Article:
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Toyota Takes on Naysayers at Tesla, Nissan and VW

While Elon Musk, Carlos Ghosn and Jonathan Browning are flapping their gums about how fuel cell vehicles are doomed, Toyota has been taking them to task. For instance Toyota’s Bob Carter, senior vice-president for automotive operations, says he believes his company’s hydrogen fuel cell vehicle could be the next Prius.

According to BDLive, “Bob Carter said in a speech that he believed a hydrogen fuel-cell car it planned to launch next year could eventually be as successful as its pioneering Prius petrol-electric hybrid.

“Mr. Carter said ‘naysayers’ who had spoken out against the technology would be proven wrong and referred to Mr. Musk, founder of electric car maker Tesla Motors, Nissan Motor Co CEO Carlos Ghosn and former Volkswagen executive Jonathan Browning by name.”

Bob Carter went on to say that in California, 10,000 hydrogen fueling station didn’t need to be built in replication of the same number of gasoline stations. He said that 1,500 would be sufficient.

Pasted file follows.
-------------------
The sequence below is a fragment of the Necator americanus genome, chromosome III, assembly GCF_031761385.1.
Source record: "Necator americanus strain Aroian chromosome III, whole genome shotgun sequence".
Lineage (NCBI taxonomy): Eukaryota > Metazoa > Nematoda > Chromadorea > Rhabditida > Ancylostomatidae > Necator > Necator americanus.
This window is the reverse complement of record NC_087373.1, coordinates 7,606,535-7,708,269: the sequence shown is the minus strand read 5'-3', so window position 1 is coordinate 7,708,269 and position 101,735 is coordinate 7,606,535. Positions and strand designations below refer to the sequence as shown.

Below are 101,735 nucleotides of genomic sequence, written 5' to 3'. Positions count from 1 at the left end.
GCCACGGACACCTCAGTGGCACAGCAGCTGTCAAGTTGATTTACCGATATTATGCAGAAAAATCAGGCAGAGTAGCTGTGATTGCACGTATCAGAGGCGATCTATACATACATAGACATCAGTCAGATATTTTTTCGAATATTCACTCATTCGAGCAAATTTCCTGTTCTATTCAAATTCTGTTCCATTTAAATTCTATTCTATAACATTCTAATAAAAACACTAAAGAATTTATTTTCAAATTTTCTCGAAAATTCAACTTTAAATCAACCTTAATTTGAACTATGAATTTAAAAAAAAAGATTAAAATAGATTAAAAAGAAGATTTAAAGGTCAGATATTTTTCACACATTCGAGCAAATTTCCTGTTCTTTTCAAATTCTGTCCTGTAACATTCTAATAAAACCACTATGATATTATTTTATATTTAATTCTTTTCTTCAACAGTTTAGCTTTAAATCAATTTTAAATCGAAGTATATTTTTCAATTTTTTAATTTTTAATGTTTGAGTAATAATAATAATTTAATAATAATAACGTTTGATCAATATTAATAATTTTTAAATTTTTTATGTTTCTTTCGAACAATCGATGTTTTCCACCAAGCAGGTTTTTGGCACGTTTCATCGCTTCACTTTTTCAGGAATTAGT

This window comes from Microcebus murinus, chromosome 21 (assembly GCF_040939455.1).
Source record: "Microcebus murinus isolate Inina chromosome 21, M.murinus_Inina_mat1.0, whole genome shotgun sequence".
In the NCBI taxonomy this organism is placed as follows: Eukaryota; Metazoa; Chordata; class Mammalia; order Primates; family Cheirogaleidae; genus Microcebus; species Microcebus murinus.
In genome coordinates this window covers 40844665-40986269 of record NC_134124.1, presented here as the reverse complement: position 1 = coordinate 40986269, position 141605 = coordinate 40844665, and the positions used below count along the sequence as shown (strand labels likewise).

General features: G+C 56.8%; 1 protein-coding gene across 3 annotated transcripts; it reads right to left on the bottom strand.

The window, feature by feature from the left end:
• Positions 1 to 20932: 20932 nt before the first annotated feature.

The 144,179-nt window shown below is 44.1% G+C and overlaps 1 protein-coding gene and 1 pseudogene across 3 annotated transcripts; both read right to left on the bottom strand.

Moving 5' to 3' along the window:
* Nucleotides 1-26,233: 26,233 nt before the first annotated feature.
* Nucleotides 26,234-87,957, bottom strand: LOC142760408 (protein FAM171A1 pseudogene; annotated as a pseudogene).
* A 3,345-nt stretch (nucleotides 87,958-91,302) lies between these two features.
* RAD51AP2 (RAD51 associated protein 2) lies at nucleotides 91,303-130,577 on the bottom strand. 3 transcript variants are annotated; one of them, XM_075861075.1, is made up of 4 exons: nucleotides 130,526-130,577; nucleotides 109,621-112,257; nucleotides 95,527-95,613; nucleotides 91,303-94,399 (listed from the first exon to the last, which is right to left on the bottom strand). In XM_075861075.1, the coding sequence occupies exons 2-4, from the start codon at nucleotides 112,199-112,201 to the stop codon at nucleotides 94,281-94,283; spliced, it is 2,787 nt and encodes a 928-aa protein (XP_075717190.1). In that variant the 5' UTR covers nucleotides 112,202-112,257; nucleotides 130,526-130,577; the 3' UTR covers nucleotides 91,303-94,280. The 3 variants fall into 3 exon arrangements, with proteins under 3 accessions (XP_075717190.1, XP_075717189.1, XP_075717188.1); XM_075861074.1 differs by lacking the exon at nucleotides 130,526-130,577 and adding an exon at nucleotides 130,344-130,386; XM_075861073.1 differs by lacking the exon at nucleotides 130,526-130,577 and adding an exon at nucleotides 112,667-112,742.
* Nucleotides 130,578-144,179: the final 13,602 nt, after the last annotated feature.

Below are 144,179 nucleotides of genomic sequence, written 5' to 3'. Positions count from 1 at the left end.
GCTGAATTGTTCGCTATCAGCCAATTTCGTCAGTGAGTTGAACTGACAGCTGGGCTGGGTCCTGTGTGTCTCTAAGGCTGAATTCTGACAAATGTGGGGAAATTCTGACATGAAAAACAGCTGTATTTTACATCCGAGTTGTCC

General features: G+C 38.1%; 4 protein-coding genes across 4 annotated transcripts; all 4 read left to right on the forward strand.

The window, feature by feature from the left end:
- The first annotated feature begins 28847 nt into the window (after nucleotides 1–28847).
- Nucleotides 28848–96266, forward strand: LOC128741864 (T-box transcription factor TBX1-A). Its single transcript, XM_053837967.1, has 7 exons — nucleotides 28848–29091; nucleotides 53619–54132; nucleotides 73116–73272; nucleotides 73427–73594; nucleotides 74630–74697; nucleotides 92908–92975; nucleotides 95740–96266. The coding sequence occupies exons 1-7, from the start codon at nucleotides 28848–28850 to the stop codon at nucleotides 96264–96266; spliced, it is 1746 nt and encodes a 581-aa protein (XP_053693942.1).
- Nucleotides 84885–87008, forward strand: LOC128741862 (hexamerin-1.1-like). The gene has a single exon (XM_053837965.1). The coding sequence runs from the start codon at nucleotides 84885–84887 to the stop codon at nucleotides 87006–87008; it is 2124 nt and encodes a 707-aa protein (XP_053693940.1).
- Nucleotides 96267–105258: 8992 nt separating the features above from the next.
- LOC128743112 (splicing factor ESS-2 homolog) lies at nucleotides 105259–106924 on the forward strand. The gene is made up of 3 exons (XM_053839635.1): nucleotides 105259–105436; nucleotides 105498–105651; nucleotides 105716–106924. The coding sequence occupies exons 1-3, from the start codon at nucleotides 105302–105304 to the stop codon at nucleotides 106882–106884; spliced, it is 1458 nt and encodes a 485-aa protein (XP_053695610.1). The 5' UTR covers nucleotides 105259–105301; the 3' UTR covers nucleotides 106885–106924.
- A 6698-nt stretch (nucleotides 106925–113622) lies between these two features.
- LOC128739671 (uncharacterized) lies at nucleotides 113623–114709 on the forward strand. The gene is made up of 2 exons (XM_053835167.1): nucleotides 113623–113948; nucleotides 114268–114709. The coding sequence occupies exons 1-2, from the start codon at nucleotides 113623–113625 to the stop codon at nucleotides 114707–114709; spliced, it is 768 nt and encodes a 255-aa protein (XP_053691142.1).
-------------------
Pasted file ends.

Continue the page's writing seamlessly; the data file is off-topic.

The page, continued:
For Nissan, this has been a quick change of heart since in September 2012 the company unveiled its hydrogen fuel cell TeRRA SUV Concept at the Paris Motor Show.

So, between Toyota and Nissan, which is the naysayer and which is the soothsayer? I’ll let you make the call.

 

About Hydro Kevin Kantola

Hydro Kevin Kantola
I'm a hydrogen car blogger, editor and publisher interested in documenting the history and the progression of hydrogen cars, vehicles and infrastructure worldwide.

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One comment

  1. Its gonna take several years before Toyota starts to turn a profit on fuel cell cars.

    Nissan and Tesla are already losing money on BEVs. And they both have some significant issues with recalls. They don’t have the deep pockets to pioneer fuel cells.

    This article has an interesting graph of Toyota hybrid sales:
    http://green.autoblog.com/2014/01/15/toyota-sold-million-hybrids-in-last-nine-months-6m-since-1997/

    If hydrogen cars were to take the same trajectory, sales won’t begin to take off until 2021, six years after Toyota’s initial FCV launch.

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